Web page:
Board of Directors and company executive leadership teams are rightfully nervous and risk averse when it comes time to replace or implement a new ERP platform. While ERP platforms are necessary for efficient and automated operations that scale across locations, the complexity and resource requirements required for successful implementation are daunting and intimidating to most every company…but especially those who are small or mid-size. Ironically, these smaller companies are those who most benefit from modern ERP platforms — because they can take advantage of the automation, best practice processes, scalability and efficiency to allow them to achieve even higher growth. However, contrast that opportunity with challenges that include (1) a typical lack of internal IT experience with ERP projects combined with (2) business challenges allocating internal SME resources to these kinds of projects at 50% or greater capacity due to the fact that those SME’s also happen to be running the business day-to-day! It is no wonder minimizing risk is one of the most important aspects of ERP governance for experienced boards and executives.
As a CIO leader I have led ERP implementations in Europe, Brazil, Australia, and the USA. They have varied in size from $1.5M all the way up to $110M in size, while including both on premise and cloud solutions from such vendors as Oracle, Sage, NetSuite, Infor, Peoplesoft, and even niche industry solutions like Banner or FAMIS. Risk mitigation strategies are surprisingly common across ERP projects, regardless of size and chosen software vendor. Below are my top risk mitigation strategies that your executive leadership and Board can employ to radically reduce the risk for your ERP implementation.
- The implementation partner and internal team members are more important than the technology – most ERP projects focus too much on evaluating the technology to see if it fits the requirements of the business. While that is very important, I have found that the most important success criteria to any ERP projects is the quality, experience, culture fit, and % dedication of the human resources assigned to the project. This includes the key team members at your vendor implementation partner, such as the Project/Program Manager, ERP module experts, ERP configuration/developers, and Testers. Interview these people like you were hiring them and do not settle for anything less than the best fit people. It is worth starting the project late to get the right partner team in place. Equally important is the willingness to assign our best internal SME personnel to the project at a minimum of 50% dedication. Your best resources will ensure you get a product that meets your needs, and they will give their best to ensure it is successful, just like they give their best in day-to-day running of the business. More importantly, your best people are usually the most knowledgeable and the most flexible at solving problems quickly…a trait required for ERP success because you will be solving problems that come up throughout the entire project. For internal SME resources, do not forget to align their annual incentives with ERP success, and help them figure out backfill or delegation opportunities to ensure they can commit the required time.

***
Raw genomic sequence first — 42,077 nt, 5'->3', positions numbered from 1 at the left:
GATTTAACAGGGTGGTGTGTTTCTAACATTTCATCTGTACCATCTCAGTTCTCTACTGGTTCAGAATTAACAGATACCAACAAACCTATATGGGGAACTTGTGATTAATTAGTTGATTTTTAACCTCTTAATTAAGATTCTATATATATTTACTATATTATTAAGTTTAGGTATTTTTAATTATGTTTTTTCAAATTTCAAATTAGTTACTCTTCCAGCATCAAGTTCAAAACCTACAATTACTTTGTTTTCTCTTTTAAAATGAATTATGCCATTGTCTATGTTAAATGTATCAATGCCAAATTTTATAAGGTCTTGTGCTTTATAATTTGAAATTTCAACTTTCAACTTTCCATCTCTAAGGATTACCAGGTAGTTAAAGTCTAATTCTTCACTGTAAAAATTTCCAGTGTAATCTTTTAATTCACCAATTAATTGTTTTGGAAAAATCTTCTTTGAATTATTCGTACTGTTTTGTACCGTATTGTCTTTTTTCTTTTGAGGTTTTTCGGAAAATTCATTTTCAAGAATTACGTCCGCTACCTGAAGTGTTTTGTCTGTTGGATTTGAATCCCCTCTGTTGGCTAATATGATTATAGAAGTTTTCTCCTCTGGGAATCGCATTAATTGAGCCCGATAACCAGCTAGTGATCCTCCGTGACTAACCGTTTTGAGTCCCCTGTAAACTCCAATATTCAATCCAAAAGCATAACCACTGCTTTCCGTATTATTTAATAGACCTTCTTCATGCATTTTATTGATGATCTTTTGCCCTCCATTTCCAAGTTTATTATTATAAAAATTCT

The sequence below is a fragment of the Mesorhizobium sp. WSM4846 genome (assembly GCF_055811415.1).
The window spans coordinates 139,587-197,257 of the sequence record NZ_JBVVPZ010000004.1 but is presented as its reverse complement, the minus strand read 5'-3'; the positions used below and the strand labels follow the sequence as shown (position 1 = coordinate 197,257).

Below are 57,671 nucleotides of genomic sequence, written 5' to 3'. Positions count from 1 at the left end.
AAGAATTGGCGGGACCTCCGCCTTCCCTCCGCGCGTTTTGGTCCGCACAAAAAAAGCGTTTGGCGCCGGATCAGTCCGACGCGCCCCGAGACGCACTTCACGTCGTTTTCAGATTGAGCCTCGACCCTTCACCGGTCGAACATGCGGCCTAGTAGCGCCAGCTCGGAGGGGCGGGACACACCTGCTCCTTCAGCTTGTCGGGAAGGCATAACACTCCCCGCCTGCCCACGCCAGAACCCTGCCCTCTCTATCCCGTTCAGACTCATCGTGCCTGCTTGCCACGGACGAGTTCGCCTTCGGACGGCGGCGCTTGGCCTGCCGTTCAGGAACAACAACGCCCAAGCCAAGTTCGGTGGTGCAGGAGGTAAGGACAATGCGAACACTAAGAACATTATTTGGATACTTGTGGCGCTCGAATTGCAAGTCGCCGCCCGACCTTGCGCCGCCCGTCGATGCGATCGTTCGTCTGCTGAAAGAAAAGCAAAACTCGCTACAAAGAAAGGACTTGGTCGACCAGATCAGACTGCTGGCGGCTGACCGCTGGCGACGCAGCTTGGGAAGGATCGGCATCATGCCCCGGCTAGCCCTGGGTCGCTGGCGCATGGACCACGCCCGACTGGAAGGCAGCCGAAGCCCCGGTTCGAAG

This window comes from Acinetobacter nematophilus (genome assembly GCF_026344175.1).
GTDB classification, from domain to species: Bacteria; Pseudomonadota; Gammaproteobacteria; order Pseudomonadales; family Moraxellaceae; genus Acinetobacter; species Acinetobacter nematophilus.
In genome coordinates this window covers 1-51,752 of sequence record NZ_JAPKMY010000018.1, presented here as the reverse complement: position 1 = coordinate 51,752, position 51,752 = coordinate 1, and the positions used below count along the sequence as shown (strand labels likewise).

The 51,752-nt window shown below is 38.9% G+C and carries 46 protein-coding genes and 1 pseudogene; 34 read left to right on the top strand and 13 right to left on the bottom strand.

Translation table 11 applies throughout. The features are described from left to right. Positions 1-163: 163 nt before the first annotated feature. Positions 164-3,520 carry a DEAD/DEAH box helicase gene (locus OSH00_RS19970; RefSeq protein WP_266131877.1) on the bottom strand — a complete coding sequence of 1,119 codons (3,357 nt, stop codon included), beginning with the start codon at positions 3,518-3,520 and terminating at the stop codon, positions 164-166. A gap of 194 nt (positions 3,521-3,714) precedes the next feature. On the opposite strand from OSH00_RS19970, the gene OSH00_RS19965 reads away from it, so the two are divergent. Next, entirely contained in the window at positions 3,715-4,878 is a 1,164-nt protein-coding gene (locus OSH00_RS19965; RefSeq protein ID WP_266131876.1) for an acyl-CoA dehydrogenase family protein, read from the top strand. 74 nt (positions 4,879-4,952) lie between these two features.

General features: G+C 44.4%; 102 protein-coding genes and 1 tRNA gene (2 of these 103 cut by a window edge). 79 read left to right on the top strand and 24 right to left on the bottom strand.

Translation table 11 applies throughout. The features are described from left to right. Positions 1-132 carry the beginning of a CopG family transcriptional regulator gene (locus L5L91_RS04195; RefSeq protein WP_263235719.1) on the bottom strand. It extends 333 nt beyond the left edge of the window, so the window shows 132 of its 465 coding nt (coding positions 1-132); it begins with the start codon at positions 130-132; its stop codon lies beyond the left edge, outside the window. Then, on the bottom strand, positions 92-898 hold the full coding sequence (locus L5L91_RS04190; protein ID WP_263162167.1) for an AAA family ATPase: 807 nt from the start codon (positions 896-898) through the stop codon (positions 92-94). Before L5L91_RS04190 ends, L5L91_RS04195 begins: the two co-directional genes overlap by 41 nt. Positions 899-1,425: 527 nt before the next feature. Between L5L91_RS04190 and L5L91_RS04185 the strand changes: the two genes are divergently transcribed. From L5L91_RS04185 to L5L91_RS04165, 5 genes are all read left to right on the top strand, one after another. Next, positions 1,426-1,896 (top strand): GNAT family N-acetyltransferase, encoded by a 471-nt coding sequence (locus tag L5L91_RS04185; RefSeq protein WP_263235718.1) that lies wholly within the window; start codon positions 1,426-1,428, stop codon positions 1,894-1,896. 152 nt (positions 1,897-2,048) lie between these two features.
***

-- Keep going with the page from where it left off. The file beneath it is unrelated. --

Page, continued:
- Performance test early, often and throughout the configuration/customization process – ERP software is big and complex, and you should not expect everything to be optimally performing. Vendors often do not improve specific module performance until sufficient customers complain, or they sadly roll out new features that degrade performance. This happens with the best vendors. When you combine this problem with adding configuration and customization complexity to business processes automated by the ERP, you have a recipe for introducing performance problems throughout the ERP system. The good news is most performance problems can be solved, either by changing the configuration/customization, tuning code/queries, or by pushing the vendor to fix things. The bad news is if you wait till late in testing to find performance problems, you likely will not have time to remediate them before going live, thereby leaving you with the bad alternative of either delaying the project or launching with known performance problems. I encourage you to report any performance problems found during demo/requirements gathering to the vendor and push them to fix them early in testing. I also encourage you to mandate that your ERP implementation partner not only do unit testing of any configuration/customization changes, but also do performance testing to ensure these changes don’t negatively impact performance.
- End to end testing with common and edge case scenarios is the most important testing – too many companies perform only department testing, and often with what I call ‘happy path’ scenarios. Then they are surprised when data and processes do not flow seamlessly between all the departments required to run the entire operation. Certainly, department testing is important, but gather your SME’s together in conference rooms for as many days as is necessary to do full end to end testing. And make sure they bring both ‘happy path’ test scenarios, and edge-case scenarios for things that cause problems today that you want to ensure work in the new platform.